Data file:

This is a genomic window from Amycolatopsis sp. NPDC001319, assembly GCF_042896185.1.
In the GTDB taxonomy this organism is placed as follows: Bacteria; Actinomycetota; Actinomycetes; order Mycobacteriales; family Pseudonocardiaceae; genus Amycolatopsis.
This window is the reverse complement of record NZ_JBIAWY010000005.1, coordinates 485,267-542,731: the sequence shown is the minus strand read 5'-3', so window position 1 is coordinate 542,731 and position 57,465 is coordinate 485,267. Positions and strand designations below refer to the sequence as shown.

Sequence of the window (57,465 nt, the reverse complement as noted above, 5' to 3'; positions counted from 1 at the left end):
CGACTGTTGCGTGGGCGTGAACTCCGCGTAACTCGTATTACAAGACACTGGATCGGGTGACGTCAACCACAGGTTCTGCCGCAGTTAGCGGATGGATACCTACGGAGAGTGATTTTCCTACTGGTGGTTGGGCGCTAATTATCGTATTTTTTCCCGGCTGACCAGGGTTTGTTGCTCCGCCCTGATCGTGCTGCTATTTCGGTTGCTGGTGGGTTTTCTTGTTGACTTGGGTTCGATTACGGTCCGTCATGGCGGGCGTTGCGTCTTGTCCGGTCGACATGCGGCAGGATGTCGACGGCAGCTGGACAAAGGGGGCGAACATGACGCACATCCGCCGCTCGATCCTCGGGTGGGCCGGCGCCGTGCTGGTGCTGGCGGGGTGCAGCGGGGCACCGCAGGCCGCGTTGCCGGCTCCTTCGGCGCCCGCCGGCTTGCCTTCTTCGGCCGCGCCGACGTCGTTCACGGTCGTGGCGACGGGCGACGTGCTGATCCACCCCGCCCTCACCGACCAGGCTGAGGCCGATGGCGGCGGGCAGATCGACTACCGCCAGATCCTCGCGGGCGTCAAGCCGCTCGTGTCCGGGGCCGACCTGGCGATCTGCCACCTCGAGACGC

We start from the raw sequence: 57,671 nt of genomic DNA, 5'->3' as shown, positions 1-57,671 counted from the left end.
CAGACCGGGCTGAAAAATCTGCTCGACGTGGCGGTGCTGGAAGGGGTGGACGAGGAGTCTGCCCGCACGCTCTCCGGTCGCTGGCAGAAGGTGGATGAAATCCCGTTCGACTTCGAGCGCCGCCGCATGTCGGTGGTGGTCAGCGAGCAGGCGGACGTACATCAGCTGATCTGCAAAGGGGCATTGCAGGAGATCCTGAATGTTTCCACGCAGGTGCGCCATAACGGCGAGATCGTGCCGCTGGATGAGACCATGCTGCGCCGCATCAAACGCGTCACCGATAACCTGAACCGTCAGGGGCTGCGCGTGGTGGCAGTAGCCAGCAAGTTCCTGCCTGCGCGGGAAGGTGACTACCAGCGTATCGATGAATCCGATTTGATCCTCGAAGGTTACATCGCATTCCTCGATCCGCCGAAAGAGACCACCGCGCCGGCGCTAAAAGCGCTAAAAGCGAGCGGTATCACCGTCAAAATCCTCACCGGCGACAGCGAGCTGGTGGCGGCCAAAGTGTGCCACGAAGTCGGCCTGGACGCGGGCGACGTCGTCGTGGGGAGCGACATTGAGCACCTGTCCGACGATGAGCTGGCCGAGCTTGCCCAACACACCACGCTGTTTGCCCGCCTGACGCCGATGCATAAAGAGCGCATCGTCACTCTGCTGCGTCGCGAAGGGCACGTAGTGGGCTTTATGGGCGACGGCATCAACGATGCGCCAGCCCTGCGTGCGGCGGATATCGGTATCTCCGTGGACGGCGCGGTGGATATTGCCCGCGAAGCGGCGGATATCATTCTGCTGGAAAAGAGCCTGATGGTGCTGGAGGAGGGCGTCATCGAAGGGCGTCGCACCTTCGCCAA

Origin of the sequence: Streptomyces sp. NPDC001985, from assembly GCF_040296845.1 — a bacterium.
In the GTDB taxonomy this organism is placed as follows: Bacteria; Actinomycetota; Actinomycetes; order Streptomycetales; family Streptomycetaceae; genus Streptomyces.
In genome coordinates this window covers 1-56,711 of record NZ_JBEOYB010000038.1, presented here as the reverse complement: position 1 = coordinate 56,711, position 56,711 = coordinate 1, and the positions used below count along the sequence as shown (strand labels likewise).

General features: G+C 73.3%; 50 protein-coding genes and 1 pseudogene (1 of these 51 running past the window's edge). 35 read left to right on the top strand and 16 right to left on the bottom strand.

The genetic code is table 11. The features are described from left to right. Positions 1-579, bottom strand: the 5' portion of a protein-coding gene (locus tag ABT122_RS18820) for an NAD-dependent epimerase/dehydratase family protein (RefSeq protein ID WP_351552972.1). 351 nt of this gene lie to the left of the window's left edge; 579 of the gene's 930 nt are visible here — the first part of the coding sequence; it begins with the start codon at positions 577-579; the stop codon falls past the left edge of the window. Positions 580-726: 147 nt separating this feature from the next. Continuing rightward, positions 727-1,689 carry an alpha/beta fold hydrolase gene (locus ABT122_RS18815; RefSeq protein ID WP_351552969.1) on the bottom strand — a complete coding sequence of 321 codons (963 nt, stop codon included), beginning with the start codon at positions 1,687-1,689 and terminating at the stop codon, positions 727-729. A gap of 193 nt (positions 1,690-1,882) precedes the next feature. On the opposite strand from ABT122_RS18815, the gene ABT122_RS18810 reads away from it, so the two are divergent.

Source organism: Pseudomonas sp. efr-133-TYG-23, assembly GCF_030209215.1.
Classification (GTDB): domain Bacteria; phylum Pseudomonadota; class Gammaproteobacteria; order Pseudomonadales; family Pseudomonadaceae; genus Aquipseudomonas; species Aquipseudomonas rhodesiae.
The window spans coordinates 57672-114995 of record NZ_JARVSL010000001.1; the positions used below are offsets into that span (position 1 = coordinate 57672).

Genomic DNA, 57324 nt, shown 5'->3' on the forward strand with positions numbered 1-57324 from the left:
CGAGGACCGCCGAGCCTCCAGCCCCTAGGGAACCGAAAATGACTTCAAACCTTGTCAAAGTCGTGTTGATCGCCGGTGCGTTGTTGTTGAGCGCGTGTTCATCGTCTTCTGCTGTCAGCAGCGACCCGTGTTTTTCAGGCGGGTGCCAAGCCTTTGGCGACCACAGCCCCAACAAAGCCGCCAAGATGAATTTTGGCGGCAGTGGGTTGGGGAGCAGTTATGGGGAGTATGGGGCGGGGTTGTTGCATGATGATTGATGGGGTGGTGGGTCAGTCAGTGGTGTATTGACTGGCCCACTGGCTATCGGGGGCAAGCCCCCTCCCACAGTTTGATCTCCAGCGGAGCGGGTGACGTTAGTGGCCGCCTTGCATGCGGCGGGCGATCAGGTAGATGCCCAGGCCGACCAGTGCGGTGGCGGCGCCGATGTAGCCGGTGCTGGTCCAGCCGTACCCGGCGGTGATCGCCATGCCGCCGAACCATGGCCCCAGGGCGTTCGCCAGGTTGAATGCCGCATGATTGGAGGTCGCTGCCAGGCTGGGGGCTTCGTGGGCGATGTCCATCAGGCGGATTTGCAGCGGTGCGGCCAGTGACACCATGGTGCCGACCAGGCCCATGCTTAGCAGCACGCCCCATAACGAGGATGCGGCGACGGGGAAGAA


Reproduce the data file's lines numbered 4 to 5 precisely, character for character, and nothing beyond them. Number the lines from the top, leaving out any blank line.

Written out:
Sequence of the window (57,465 nt, the reverse complement as noted above, 5' to 3'; positions counted from 1 at the left end):
CGACTGTTGCGTGGGCGTGAACTCCGCGTAACTCGTATTACAAGACACTGGATCGGGTGACGTCAACCACAGGTTCTGCCGCAGTTAGCGGATGGATACCTACGGAGAGTGATTTTCCTACTGGTGGTTGGGCGCTAATTATCGTATTTTTTCCCGGCTGACCAGGGTTTGTTGCTCCGCCCTGATCGTGCTGCTATTTCGGTTGCTGGTGGGTTTTCTTGTTGACTTGGGTTCGATTACGGTCCGTCATGGCGGGCGTTGCGTCTTGTCCGGTCGACATGCGGCAGGATGTCGACGGCAGCTGGACAAAGGGGGCGAACATGACGCACATCCGCCGCTCGATCCTCGGGTGGGCCGGCGCCGTGCTGGTGCTGGCGGGGTGCAGCGGGGCACCGCAGGCCGCGTTGCCGGCTCCTTCGGCGCCCGCCGGCTTGCCTTCTTCGGCCGCGCCGACGTCGTTCACGGTCGTGGCGACGGGCGACGTGCTGATCCACCCCGCCCTCACCGACCAGGCTGAGGCCGATGGCGGCGGGCAGATCGACTACCGCCAGATCCTCGCGGGCGTCAAGCCGCTCGTGTCCGGGGCCGACCTGGCGATCTGCCACCTCGAGACGC